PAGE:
All in all, Lost Highway is worth your time, as is every David Lynch film. If you want to see something different and see something that will grab your by your ears and slam you against the wall, a Lynch film is the way to go most of the time, and Lost Highway is no exception.


Monday, June 2, 2008

Troma's "Sgt. Kabukiman N.Y.P.D" (1991)

Sgt. Kabukiman N.Y.P.D. is another one of Troma's classic films. What stands out about this film is that Lloyd Kaufman did it this time without the onslaught of grotesque gore, constant nudity, and disgusting gags. While those things are surely present in this film, it's definitely not to the degree as it is in their other films that rank near the top of their filmography, like The Toxic Avenger, Class of Nuke 'Em High, Terror Firmer, and their newest masterpiece, Poultrygeist.

That said, this film is a well told, albeit silly, story about a NYPD detective that becomes empowered by the spirit of a great Kabuki master. Kabukiman NYPD is an achievement from the Troma team. Kabukiman went on to be a notable Troma character alongside Toxie. In fact, Kabukiman reprised his role in the fourth Toxic Avenger film, Citizen Toxie. This film also was when they shot the daring car flip plus explosion scene that was reused as stock footage in films like Tromeo and Juliet, Poultrygeist, and others. That has since become a running joke among Troma and their fans.

This film has enough funny moments to keep you entertained. Make sure you watch the directors cut as it's far more entertaining than the tamer PG-13 cut of the film. If you like Lloyd Kaufman and Troma films, you won't be disappointed.


Jean-Luc Godard's "Alphaville" (1965)

Alphaville is a 1960's science fiction film that blends science, pulp noir-inspired characters, and surrealism all in one. This film lives up greatly to the extended title of "A Strange Adventure of Lemmy Caution". It sure was a strange, strange one. This is not a shock to me, since the film was directed by Jean-Luc Godard, one of the pioneers of the French novella vague genre, which is about as unconventional as they come. If you go into this film expecting straight forward science fiction elements combined with a normal love story, you're going to be disappointed. This film is laced with surrealistic and poetic concepts and ideas that might mean absolutely nothing to you. It may be better to watch another Godard film, like Breathless, prior to seeing this one. Don't let that scare you off as a potential viewer though. This film is well worth watching if you can open your mind a little in order to enjoy.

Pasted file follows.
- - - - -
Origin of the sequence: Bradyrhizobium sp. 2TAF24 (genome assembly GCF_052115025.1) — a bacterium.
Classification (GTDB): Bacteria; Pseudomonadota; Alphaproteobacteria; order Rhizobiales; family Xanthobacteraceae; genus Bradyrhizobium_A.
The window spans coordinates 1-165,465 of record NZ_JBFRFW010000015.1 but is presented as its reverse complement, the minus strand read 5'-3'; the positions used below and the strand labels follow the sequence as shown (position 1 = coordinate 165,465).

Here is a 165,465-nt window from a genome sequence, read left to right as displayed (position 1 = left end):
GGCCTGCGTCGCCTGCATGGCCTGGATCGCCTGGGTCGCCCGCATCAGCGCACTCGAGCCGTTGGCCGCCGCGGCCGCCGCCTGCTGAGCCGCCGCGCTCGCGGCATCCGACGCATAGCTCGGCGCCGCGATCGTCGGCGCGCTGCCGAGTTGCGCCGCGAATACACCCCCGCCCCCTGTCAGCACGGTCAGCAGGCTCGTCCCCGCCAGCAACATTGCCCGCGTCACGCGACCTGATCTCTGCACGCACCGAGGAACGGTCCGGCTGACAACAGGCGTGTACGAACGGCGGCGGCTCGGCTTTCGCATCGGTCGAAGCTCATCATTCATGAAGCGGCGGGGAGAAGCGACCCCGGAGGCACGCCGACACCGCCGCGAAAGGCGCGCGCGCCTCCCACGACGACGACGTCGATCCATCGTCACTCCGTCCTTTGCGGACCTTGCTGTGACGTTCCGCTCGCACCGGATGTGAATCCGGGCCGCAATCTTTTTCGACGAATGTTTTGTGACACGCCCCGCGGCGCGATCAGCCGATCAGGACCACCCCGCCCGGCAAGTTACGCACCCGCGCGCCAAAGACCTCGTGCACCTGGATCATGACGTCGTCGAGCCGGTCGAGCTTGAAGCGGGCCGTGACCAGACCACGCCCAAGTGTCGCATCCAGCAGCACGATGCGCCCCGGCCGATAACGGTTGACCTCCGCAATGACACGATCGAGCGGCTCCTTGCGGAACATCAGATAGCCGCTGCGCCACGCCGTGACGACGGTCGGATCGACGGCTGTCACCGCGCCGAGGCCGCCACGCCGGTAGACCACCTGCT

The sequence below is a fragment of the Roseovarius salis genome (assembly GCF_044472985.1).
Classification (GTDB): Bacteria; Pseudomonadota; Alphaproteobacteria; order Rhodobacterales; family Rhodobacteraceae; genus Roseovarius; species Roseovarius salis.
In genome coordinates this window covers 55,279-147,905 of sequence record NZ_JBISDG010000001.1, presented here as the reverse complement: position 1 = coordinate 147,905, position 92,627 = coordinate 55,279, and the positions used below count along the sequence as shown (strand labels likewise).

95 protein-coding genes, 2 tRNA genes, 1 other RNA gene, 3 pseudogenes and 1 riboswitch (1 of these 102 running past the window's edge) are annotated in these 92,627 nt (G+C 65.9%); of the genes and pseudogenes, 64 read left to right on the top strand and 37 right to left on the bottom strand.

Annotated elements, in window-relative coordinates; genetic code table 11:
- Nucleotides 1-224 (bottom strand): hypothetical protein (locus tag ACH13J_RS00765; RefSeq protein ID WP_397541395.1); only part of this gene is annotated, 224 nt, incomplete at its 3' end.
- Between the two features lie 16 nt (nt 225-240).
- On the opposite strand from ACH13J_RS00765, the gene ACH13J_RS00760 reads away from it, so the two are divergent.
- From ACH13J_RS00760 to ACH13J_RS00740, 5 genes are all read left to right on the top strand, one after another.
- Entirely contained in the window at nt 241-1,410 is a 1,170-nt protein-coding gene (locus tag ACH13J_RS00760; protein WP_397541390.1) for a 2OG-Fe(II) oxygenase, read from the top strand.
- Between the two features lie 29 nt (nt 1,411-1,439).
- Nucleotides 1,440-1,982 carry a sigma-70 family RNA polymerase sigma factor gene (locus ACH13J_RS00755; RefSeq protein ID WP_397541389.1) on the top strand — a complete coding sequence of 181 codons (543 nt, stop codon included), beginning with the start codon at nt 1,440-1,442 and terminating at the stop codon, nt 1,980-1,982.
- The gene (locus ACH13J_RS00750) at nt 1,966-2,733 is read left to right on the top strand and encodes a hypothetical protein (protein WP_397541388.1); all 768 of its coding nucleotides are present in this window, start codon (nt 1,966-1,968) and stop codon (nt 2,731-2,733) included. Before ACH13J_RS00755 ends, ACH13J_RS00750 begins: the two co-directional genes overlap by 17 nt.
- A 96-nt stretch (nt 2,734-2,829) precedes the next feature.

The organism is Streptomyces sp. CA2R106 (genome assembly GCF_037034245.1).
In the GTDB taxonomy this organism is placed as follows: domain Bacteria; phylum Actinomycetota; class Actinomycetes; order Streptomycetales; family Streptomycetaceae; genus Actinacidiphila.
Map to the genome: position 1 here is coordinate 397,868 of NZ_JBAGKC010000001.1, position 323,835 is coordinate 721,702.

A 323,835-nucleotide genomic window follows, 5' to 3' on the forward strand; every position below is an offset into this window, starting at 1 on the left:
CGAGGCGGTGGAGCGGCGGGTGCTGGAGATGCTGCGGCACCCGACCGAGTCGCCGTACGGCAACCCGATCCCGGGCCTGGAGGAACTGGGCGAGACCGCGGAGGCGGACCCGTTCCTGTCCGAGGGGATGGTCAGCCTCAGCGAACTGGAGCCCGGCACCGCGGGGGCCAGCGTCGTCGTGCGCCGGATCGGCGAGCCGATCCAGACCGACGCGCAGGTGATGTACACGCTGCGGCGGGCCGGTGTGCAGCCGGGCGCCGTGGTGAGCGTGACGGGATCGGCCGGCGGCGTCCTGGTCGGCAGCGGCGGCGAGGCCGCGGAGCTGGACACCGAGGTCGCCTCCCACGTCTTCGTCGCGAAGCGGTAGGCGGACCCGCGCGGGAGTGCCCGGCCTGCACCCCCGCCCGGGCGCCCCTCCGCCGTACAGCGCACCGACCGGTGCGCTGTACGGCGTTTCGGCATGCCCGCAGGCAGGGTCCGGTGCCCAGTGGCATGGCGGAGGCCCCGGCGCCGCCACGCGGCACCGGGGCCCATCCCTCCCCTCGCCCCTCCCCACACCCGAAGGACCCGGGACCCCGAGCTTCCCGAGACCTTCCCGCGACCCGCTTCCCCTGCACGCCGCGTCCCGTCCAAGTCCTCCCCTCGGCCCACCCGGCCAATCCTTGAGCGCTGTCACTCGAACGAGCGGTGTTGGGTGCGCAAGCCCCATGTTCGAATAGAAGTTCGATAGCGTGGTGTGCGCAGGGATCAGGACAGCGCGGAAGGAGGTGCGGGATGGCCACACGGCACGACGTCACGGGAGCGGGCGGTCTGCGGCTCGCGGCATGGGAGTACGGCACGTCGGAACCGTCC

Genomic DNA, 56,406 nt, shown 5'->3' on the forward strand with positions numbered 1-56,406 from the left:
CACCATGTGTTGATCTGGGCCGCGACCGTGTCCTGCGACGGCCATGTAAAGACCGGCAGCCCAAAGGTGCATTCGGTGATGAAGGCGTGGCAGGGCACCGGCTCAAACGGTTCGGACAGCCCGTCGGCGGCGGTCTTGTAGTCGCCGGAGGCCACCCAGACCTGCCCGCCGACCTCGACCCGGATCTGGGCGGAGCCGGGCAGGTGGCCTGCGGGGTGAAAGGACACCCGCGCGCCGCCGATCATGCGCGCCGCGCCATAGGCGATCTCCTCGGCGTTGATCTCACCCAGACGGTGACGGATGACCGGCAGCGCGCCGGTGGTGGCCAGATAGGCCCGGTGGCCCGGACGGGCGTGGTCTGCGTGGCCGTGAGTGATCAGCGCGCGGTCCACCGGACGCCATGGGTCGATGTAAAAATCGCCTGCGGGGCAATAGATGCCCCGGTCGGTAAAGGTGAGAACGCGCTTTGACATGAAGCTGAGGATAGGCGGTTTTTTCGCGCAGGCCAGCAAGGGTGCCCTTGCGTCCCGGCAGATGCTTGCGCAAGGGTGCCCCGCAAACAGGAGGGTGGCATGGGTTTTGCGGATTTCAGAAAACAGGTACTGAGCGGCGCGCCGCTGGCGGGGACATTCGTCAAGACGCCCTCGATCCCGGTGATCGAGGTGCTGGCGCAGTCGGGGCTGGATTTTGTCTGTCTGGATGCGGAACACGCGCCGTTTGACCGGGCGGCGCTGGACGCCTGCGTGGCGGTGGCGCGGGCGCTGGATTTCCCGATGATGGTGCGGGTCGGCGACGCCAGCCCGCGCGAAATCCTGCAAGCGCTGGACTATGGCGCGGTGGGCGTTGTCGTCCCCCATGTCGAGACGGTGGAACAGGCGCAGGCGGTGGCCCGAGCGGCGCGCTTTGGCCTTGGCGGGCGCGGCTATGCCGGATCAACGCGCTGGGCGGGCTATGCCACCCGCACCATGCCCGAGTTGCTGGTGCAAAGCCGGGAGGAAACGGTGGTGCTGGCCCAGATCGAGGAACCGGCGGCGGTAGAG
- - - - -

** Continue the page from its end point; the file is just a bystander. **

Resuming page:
Lemmy Caution is an American private-eye from the Outland sent to the fascist city of Alphaville. His mission is to kill Doctor Von Braun, the creator of the also fascist Alpha 60 computer. Von Braun, the city ruler, has outlawed love and self-expression among the citizens of Alphaville. Eddie Constantine stars as the detective Lemmy Caution and Anna Karina stars as Natasha Von Braun, daughter of the fascist leader.

The whole world of Alphaville and Lemmy Caution's journey through it is downright strange and entertaining. From the way the world's society conducts things like executions to the trained seductresses the hotel supplies for it's guests to the removal of words from the language. It's truly a visionary film of a very eccentric nature. I promise if you choose to watch this film with your eyes and ears and brain wide open you'll get some satisfaction out of it. Perhaps because I love all the elements Godard mashed together and his quirky directing and film making style, I loved it that much more.